Buzzing The Net - Junior Hockey

Throughout the season, Buzzing The Net will be profiling Canadian Hockey League players who are in their NHL draft season.

Belleville Bulls left wing Michael Curtis makes his bones playing a dependable two-way game.

That make it harder to be a headliner, especially while playing for a young team which has to be more about grit than glitz. Curtis' advocates, though, note it's not about his numbers (three goals, seven points in 22 games) but the way he excels at doing the little things which have more import at the pro game. That explains why he debuted at 23rd among Ontario Hockey League forwards and defenceman in NHL Central Scouting's preliminary North American rankings last week. Future Considerations also sees him as a potential late second-round pick.

"I think I need to show I'm a good two-way player because that is the style I've been playing since I was younger," says Curtis, listed at 6-foot, 185 pounds. "It's always been defence first and let the offence come from there. I think I'll be able to let that show through me penalty kill and hopefully the[NHL] scouts and GMs see that."

"Numbers-wise, I'm not too worried about points," the Mississauga, Ont., native adds. "Once we string some wins together, the individual success will follow."

Curtis had the distinction of being on the ice in the final minute of Canada's 1-0 squeaker over the U.S. in the gold-medal game of the Memorial of Ivan Hlinka under-18 tournament in August, where Bulls coach-GM George Burnett was the team's coach. That's carried over into his season.

"He's got a good structure in his life," Burnett says. "He's young man who takes a lot of pride in blocking shots and winning faceoffs when he plays centre."

"Michael's a tremendous worker," the coach-GM adds. "I think he's probably a little disappointed with the number of goals (three) he's scored, because he's a young man who had 19 last year in his first year in the league as a 16-year-old. But he's a very dependable, detailed guy, who can play both ends of the rink. Gritty. Competes hard every night. Pretty much kills every penalty we take, young man who accepts any role given to him by the coaching staff."

The Bulls (7-15-0-2, eighth in their conference) have endured early growing pains since trading speedster Alex Aleardi to Plymouth. Burnett is preaching patience with regard to draft-eligible Bulls such as Curtis, forward Austen Brassard, defenceman Alex Basso and goalie Tyson Teichmann, who could be a good nucleus in a season or two.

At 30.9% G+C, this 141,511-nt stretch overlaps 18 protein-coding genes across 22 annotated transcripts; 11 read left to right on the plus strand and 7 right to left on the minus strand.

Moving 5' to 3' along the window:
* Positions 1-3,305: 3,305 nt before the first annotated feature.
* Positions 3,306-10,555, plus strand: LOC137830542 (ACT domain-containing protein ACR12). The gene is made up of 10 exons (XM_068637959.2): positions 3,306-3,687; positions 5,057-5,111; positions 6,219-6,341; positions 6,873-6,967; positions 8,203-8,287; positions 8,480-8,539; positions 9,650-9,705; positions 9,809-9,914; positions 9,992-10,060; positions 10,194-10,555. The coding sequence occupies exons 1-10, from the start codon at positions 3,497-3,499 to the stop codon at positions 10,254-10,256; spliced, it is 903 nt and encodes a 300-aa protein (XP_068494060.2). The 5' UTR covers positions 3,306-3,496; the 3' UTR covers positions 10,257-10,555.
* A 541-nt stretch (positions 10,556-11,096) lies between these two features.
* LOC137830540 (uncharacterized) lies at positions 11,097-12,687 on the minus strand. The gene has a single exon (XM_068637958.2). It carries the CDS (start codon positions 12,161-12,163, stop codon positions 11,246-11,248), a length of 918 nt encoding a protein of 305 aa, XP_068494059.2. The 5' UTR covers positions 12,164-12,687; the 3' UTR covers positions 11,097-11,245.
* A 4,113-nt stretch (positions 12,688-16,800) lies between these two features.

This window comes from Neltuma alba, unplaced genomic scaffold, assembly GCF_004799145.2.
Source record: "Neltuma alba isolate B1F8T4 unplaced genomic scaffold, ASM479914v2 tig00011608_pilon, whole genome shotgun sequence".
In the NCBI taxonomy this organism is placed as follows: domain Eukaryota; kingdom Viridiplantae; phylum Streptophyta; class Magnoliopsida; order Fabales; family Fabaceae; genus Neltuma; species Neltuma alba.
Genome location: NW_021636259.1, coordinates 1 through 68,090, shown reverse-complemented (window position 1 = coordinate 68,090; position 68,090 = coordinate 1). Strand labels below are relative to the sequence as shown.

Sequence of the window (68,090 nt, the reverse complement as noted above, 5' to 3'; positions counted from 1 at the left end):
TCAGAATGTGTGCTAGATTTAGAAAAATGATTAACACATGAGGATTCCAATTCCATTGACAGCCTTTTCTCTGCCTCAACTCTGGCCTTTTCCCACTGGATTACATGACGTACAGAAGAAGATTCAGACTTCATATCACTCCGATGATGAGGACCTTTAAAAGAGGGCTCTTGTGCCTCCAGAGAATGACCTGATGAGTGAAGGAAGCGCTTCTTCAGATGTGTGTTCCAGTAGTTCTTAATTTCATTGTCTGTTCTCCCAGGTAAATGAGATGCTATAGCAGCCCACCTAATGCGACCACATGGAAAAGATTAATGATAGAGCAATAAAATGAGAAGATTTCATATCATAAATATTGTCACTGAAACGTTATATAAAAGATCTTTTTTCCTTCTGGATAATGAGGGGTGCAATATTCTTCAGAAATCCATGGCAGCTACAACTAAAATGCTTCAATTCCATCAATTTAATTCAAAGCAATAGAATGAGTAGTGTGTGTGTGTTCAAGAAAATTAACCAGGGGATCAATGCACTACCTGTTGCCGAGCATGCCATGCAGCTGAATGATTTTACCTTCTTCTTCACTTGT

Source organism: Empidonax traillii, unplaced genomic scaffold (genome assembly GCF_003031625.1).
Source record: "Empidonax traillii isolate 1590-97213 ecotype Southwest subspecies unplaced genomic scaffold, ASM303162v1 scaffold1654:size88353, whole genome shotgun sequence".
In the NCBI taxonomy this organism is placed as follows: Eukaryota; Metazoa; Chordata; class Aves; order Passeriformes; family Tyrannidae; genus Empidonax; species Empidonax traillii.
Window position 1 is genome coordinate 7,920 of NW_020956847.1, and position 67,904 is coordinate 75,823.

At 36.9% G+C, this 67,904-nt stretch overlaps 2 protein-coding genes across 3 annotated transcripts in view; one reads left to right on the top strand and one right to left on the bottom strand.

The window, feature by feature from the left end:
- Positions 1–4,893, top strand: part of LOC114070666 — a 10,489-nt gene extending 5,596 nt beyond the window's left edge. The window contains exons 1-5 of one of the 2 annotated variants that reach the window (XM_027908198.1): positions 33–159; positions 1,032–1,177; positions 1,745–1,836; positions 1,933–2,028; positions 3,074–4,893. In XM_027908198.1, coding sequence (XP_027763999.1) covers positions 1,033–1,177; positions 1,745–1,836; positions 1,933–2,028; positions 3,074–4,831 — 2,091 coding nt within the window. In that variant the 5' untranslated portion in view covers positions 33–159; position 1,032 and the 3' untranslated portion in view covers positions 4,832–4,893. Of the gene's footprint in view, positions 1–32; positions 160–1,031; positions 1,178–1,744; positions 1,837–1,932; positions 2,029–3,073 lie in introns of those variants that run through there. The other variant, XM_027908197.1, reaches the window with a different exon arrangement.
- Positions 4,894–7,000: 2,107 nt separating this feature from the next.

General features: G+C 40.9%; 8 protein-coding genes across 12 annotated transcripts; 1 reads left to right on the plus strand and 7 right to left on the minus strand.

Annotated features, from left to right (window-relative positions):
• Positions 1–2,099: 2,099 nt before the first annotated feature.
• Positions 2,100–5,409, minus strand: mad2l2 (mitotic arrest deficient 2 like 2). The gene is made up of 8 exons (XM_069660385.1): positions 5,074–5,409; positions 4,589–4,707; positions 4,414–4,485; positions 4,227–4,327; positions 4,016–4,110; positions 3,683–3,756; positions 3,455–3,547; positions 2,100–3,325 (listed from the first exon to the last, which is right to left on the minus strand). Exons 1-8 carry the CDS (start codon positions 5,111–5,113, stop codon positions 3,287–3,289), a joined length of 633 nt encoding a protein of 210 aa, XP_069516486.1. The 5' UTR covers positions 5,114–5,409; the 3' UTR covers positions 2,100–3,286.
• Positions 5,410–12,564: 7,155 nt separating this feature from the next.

"That we've decided to go young, that's my decision, we're going to stay the course," he says. "If we've put too much pressure on our 17-year-olds, that's no fault of theirs. They come to work every day, so when we come out of this little funk we've been in and and I believe that's not long in coming, they'll be a big part of it and it will be great for their development."

1. You were a member of Team Canada when it won the Memorial of Ivan Hlinka summer under-18 tournament, what do you remember most about that moment?

"The final buzzer. I was lucky enough to be on the ice since it was close game [Canada beat Team USA 1-0] and we were trying to not let them score. It was pretty sweet waiting for that buzzer to sound, counting down the last five seconds. We were just dumping the puck in, peeking up to check how much time was left.

"I also got to be part of it with a couple teammates, so that was pretty sweet."

2. Outside of family, who has had the biggest impact on your hockey career?

"Probably my old [Toronto Marlboros] minor hockey coach, who I had for eight years, Ken Strong [father of Bulls defenceman Steven Strong]. He taught me the importance of playing a good team game."

3. Whom in the NHL do you look at and say, "That's someone I need to play more like?"

"The guy I always look at is [Philadelphia Flyers captain] Mike Richards. A lot of people don't see it, but you've got to watch the guy penalty kill. He scores 10 short-handed goals. That's something which is hard for an average player to do, score 40 goals a year and have 10 of them be short-handed. There's a reason he's a captain and a player to look up to."

4. What sport would you play if there was no hockey?

"Lacrosse was my other sport growing up, I played on Team Ontario and had a couple Canadian championships, which was a lot of fun. I actually played with [Bulls teammate and Colorado Avalanche draft choice] Stephen Silas for a couple years. It was great help with hand-eye coordination and kept me in shape for hockey season"

5. Worst movie you've ever had to watch on the team bus?

"I wasn't a big fan of the Steve Prefontaine movie [1999's Without Limits] we watched. I fell asleep during that one — it was only a trip to Sarnia and I fell asleep."

Neate Sager is a writer for Yahoo! Sports Canada. Contact him at neatesager@yahoo.ca and follow him on Twitter @neatebuzzthenet.

(Photo: Aaron Bell, OHL Images.)

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